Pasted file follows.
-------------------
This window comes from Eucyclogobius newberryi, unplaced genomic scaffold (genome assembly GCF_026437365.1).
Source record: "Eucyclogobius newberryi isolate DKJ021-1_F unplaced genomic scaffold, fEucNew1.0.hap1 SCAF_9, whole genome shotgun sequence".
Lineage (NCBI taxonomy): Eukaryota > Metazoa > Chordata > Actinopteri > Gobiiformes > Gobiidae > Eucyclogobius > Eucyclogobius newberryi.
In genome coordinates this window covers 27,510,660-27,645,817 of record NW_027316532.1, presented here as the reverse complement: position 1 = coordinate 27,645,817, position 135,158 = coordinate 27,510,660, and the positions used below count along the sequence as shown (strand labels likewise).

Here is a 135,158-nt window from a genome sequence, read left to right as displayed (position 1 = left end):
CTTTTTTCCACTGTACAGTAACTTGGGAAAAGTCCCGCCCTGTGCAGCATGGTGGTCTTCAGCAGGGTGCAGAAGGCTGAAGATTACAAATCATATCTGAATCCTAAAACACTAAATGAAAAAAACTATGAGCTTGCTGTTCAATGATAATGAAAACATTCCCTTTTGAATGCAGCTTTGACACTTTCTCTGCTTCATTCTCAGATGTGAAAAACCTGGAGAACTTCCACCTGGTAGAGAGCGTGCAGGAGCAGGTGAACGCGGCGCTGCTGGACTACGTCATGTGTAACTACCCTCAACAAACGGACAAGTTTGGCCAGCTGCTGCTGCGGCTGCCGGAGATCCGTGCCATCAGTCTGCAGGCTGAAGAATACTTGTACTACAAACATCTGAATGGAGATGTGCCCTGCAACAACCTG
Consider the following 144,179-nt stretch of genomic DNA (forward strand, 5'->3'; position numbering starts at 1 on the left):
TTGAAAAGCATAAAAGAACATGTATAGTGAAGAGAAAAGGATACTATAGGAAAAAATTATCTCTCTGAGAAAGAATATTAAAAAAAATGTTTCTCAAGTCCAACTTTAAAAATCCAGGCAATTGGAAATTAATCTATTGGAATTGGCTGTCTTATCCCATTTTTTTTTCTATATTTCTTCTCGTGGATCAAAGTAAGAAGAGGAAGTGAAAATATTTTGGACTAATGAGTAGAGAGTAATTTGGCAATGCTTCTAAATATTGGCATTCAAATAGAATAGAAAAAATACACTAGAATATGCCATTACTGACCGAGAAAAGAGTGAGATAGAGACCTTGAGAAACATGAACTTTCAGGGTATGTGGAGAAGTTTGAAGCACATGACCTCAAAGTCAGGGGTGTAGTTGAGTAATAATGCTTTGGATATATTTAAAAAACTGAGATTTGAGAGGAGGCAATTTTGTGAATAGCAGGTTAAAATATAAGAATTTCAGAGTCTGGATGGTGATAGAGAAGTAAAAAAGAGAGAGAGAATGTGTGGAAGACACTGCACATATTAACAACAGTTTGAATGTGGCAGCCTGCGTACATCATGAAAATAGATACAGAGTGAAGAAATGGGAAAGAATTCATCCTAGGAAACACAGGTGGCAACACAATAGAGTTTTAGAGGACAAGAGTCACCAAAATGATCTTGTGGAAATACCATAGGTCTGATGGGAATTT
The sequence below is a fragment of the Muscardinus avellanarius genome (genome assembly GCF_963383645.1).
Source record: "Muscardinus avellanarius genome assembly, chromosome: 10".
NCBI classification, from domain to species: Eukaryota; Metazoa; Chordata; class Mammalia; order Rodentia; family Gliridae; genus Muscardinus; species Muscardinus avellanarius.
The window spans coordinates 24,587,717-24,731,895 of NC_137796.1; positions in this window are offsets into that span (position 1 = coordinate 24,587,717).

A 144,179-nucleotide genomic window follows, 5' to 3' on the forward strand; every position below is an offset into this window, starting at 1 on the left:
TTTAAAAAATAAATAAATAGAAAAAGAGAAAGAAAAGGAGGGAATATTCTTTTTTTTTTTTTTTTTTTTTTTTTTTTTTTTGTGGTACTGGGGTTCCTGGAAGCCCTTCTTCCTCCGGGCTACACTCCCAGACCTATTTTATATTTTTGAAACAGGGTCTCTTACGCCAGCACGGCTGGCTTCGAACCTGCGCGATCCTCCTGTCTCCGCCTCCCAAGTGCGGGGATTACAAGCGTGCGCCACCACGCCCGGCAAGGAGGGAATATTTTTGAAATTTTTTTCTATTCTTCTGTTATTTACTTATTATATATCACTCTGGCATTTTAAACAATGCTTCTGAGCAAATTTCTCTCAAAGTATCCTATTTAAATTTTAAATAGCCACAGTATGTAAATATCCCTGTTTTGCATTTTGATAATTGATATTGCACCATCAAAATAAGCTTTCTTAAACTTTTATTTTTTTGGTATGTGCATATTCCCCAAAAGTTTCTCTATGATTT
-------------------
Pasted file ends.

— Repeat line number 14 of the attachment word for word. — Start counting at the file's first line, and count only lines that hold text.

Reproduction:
TTTAAAAAATAAATAAATAGAAAAAGAGAAAGAAAAGGAGGGAATATTCTTTTTTTTTTTTTTTTTTTTTTTTTTTTTTTTGTGGTACTGGGGTTCCTGGAAGCCCTTCTTCCTCCGGGCTACACTCCCAGACCTATTTTATATTTTTGAAACAGGGTCTCTTACGCCAGCACGGCTGGCTTCGAACCTGCGCGATCCTCCTGTCTCCGCCTCCCAAGTGCGGGGATTACAAGCGTGCGCCACCACGCCCGGCAAGGAGGGAATATTTTTGAAATTTTTTTCTATTCTTCTGTTATTTACTTATTATATATCACTCTGGCATTTTAAACAATGCTTCTGAGCAAATTTCTCTCAAAGTATCCTATTTAAATTTTAAATAGCCACAGTATGTAAATATCCCTGTTTTGCATTTTGATAATTGATATTGCACCATCAAAATAAGCTTTCTTAAACTTTTATTTTTTTGGTATGTGCATATTCCCCAAAAGTTTCTCTATGATTT